Meanwhile, angry Shiite residents and men from Sadr’s Mahdi Army militia, wielding guns and rocket-propelled grenade launchers, roamed the streets, hurling curses and vowing revenge against Sunni Arabs.
“Our bellies are full of blood,” declared Ibrahim Tabour, a resident. “We’re going to fight the terrorists until the last breath.”
Shiite and Sunni leaders delivered statements on state television Thursday night, with some urging Iraq’s two main sects to leash their fury.
The dead included women and children, witnesses said. “I saw a child who was totally burned,” Abu Mohammed said. “I saw another child who was carried by an old man.”
The carnage spoke of the deepening sectarian divide and the dread that has engulfed the capital. “No one believes that any Shiite would kill their Shiite brothers. It’s the Sunnis and the Americans who did this,” said Kareem Hendul Miyahem, 40, a driver.
Tabour, like so many other Shiites, was thinking about revenge.
“If I catch a terrorist, I will not kill him with a weapon. I will not turn him over to the government,” he said. “I’ll catch him and cut him to pieces and drink his blood until the last drop.” [emphasis mine]
Okay…so now the Sunni and Shia factions have picked up the “War on Terror” theme. Great. Can we call it a civil war yet?
Meanwhile, Bob Novak – *snort* – tells us Rummy’s firing indicates something being terribly wrong with Chimpy’s presidency:
Donald Rumsfeld, one week after his sacking as secretary of defense, was treated as a conquering hero, accorded one standing ovation after another at the conservative American Spectator magazine’s annual dinner in Washington. The enthusiasm may have indicated less total support for Rumsfeld’s six-year record at the Pentagon than resentment over the way President Bush fired him.
In the two weeks since the election, I have asked a wide assortment of Republican notables their opinion of the Rumsfeld sacking. Only one went on the record: Rep. Duncan Hunter, the House Armed Services Committee chairman. A rare undeviating supporter of Rumsfeld, Hunter told me that “it was a mistake for him to resign.” The others, less supportive of Rumsfeld, said they were “appalled” — the most common descriptive word — by the president’s performance.
The treatment of his war minister connotes something deeply wrong with George W. Bush’s presidency in its sixth year. Apart from Rumsfeld’s failures in personal relations, he never has been anything short of loyal in executing the president’s wishes. But loyalty appears to be a one-way street for Bush. His shrouded decision to sack Rumsfeld after declaring that he would serve out the second term fits the pattern of a president who is secretive and impersonal.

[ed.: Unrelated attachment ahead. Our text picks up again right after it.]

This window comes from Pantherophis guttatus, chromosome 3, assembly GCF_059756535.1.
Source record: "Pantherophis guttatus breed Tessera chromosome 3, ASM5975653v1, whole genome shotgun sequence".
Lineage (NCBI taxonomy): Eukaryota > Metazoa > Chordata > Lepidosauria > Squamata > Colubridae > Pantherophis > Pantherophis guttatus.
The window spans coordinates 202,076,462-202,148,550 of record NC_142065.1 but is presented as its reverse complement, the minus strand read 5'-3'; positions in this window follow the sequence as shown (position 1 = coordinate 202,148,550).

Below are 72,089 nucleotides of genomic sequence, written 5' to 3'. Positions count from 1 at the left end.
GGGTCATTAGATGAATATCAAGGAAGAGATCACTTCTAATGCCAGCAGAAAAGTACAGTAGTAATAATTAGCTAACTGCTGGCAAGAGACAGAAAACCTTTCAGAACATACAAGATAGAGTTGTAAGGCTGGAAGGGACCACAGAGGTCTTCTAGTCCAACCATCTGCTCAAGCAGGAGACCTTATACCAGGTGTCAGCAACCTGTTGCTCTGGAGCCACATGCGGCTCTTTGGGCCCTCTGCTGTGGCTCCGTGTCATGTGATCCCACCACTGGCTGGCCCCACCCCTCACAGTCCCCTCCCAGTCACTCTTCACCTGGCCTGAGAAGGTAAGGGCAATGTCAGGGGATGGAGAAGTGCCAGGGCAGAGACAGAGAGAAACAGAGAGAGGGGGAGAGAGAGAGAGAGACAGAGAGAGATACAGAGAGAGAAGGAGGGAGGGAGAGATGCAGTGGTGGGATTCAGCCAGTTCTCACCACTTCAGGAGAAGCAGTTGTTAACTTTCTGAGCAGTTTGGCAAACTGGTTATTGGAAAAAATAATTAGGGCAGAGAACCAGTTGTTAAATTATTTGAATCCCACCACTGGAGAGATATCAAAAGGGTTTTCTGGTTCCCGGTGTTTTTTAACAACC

Bush is no malevolent tyrant who concocts unpleasant surprises for his Cabinet members. Rather, letting the terminated official be one of the last to know of his imminent removal derives from congenital phobia over White House leaks that I have seen exhibited by Republicans dating to President Dwight Eisenhower (and leading to President Richard Nixon’s fateful use of “plumbers” to plug leaks).
News flash, Bob: Bush being elected president was terribly wrong. Everything was downhill from there.
Personally, I think Rummy should go to the Hague and face charges. Not just for being part of the marching band that drummed us into this war, but for thinking it could be done on the cheap. For allowing the military – which he was responsible for – to be ill-equiped for the terrain, the insurgency, for failing to plan for an occupation.
And, let’s not forget this:
This photo has probably gone around the world a hundred million times, but it’s always worth another look.
Yep, that is Donald Rumsfeld and yep, that guy he’s shaking hands with is indeed Saddam Hussein at a meeting on December 20th, 1983. Which would have been around the time that Saddam was busy killing, maiming, and torturing people for whom he would later go on trial.
Back then, you see, we hated the Iranians. And following the ‘an enemy of my enemy is my friend” policy of diplomacy, the US became buddies with Iraq and helped them in their war against Iran. Helped them by giving them all kinds of money and weapons that were not only used in the Iran-Iraq war, but were used by Saddam to kill his own people.
In effect, the United States is an unindicted co-conspirator in the murders for which Saddam was charged, convicted, and sentenced to death.
Doesn’t that just give you the warm fuzzies?
I was going to wait until tomorrow to start writing again, but this is just sickening!
In a deal that some media executives called revolting, O.J. Simpson plans a book and TV interview to discuss how, hypothetically, he could have killed his ex-wife and her friend — a story his publisher considers “his confession.”
Two weeks before the book, “If I Did It,” goes on sale, scorn was already being heaped Wednesday on Simpson, the publisher and Fox, which plans to air the Simpson interview in two parts November 27 and 29.
Judith Regan, whose ReganBooks imprint is publishing the book, declined to reveal further details of the book’s contents.“
“This is an historic case, and I consider this his confession,” Regan told The Associated Press. She also refused to say what Simpson is being paid for the book but said he came to her with the idea.
Yeah, you read that right. He’s written a book called, “If I Did It, Here’s What Happened“. And Fox News – falling to a new low, even for them – is going to air a ‘special’ interview with him.
How nice – kill two people in a violent, frenzied attack, get away with it thanks to a helpful judge and a ‘Dream Team’ that muddied the waters so badly, and then write a book telling the world exactly how you did it.
More from CNN:
Meanwhile, other publishers and publishing industry observers practically fell over each other to criticize ReganBooks, an imprint of HarperCollins Publishers, and Simpson himself.